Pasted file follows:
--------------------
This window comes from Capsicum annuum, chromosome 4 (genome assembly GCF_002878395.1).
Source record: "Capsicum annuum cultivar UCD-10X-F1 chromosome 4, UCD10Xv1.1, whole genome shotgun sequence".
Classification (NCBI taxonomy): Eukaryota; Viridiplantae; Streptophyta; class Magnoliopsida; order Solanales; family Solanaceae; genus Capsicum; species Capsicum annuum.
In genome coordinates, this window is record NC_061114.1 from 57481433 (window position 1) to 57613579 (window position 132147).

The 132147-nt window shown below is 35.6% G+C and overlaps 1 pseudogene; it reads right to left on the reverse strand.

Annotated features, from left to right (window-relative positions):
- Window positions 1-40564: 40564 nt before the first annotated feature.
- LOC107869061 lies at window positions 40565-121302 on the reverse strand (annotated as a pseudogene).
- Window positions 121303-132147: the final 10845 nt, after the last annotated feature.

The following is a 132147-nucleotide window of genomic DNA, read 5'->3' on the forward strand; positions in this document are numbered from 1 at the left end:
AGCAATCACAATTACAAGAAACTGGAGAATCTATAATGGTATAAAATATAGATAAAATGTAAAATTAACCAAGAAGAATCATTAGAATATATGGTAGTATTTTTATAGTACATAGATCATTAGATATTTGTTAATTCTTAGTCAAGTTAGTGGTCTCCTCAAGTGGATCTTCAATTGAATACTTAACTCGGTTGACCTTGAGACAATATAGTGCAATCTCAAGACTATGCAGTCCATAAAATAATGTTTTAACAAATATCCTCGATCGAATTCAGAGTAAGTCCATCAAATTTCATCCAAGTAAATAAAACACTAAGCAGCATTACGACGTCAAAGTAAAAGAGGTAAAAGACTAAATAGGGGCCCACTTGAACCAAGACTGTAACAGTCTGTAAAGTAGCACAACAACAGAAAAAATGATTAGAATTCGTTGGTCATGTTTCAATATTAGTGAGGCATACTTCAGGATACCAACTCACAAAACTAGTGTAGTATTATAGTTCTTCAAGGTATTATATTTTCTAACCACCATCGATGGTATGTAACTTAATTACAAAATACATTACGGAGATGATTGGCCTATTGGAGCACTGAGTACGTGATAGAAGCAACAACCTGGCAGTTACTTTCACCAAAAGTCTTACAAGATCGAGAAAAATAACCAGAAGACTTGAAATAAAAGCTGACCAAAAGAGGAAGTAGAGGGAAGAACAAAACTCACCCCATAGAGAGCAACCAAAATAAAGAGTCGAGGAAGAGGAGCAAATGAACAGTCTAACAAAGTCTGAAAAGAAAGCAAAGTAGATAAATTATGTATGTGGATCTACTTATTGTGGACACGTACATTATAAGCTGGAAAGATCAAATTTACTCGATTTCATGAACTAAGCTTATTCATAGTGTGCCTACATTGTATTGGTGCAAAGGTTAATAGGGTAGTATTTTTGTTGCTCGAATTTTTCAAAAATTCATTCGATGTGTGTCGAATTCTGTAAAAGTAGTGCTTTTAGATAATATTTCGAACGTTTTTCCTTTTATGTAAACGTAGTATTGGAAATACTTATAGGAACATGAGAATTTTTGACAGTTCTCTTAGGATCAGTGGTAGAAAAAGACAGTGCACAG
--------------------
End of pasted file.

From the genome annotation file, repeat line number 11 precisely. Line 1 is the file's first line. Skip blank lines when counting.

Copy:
AGCAATCACAATTACAAGAAACTGGAGAATCTATAATGGTATAAAATATAGATAAAATGTAAAATTAACCAAGAAGAATCATTAGAATATATGGTAGTATTTTTATAGTACATAGATCATTAGATATTTGTTAATTCTTAGTCAAGTTAGTGGTCTCCTCAAGTGGATCTTCAATTGAATACTTAACTCGGTTGACCTTGAGACAATATAGTGCAATCTCAAGACTATGCAGTCCATAAAATAATGTTTTAACAAATATCCTCGATCGAATTCAGAGTAAGTCCATCAAATTTCATCCAAGTAAATAAAACACTAAGCAGCATTACGACGTCAAAGTAAAAGAGGTAAAAGACTAAATAGGGGCCCACTTGAACCAAGACTGTAACAGTCTGTAAAGTAGCACAACAACAGAAAAAATGATTAGAATTCGTTGGTCATGTTTCAATATTAGTGAGGCATACTTCAGGATACCAACTCACAAAACTAGTGTAGTATTATAGTTCTTCAAGGTATTATATTTTCTAACCACCATCGATGGTATGTAACTTAATTACAAAATACATTACGGAGATGATTGGCCTATTGGAGCACTGAGTACGTGATAGAAGCAACAACCTGGCAGTTACTTTCACCAAAAGTCTTACAAGATCGAGAAAAATAACCAGAAGACTTGAAATAAAAGCTGACCAAAAGAGGAAGTAGAGGGAAGAACAAAACTCACCCCATAGAGAGCAACCAAAATAAAGAGTCGAGGAAGAGGAGCAAATGAACAGTCTAACAAAGTCTGAAAAGAAAGCAAAGTAGATAAATTATGTATGTGGATCTACTTATTGTGGACACGTACATTATAAGCTGGAAAGATCAAATTTACTCGATTTCATGAACTAAGCTTATTCATAGTGTGCCTACATTGTATTGGTGCAAAGGTTAATAGGGTAGTATTTTTGTTGCTCGAATTTTTCAAAAATTCATTCGATGTGTGTCGAATTCTGTAAAAGTAGTGCTTTTAGATAATATTTCGAACGTTTTTCCTTTTATGTAAACGTAGTATTGGAAATACTTATAGGAACATGAGAATTTTTGACAGTTCTCTTAGGATCAGTGGTAGAAAAAGACAGTGCACAG